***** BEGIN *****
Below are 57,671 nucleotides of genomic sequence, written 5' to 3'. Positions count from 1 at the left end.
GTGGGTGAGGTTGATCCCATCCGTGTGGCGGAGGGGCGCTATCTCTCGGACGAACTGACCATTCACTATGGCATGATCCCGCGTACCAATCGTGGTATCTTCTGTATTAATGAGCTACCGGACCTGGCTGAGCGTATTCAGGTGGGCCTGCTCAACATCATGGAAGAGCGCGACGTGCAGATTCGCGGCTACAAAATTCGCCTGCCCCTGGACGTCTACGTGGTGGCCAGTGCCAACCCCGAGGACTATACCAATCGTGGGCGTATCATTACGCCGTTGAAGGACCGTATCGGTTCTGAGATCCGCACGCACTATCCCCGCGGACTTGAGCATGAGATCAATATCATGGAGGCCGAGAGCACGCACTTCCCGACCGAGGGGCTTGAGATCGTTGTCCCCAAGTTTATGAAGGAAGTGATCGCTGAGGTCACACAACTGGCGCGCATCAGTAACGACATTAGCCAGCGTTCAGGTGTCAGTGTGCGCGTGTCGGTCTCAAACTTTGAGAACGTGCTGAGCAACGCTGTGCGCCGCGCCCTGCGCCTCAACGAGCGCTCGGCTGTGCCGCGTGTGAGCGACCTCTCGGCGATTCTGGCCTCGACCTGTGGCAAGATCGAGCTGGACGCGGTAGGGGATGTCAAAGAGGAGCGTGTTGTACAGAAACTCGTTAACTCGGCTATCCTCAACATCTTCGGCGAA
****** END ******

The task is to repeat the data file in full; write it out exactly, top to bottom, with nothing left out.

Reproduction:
Below are 57,671 nucleotides of genomic sequence, written 5' to 3'. Positions count from 1 at the left end.
GTGGGTGAGGTTGATCCCATCCGTGTGGCGGAGGGGCGCTATCTCTCGGACGAACTGACCATTCACTATGGCATGATCCCGCGTACCAATCGTGGTATCTTCTGTATTAATGAGCTACCGGACCTGGCTGAGCGTATTCAGGTGGGCCTGCTCAACATCATGGAAGAGCGCGACGTGCAGATTCGCGGCTACAAAATTCGCCTGCCCCTGGACGTCTACGTGGTGGCCAGTGCCAACCCCGAGGACTATACCAATCGTGGGCGTATCATTACGCCGTTGAAGGACCGTATCGGTTCTGAGATCCGCACGCACTATCCCCGCGGACTTGAGCATGAGATCAATATCATGGAGGCCGAGAGCACGCACTTCCCGACCGAGGGGCTTGAGATCGTTGTCCCCAAGTTTATGAAGGAAGTGATCGCTGAGGTCACACAACTGGCGCGCATCAGTAACGACATTAGCCAGCGTTCAGGTGTCAGTGTGCGCGTGTCGGTCTCAAACTTTGAGAACGTGCTGAGCAACGCTGTGCGCCGCGCCCTGCGCCTCAACGAGCGCTCGGCTGTGCCGCGTGTGAGCGACCTCTCGGCGATTCTGGCCTCGACCTGTGGCAAGATCGAGCTGGACGCGGTAGGGGATGTCAAAGAGGAGCGTGTTGTACAGAAACTCGTTAACTCGGCTATCCTCAACATCTTCGGCGAA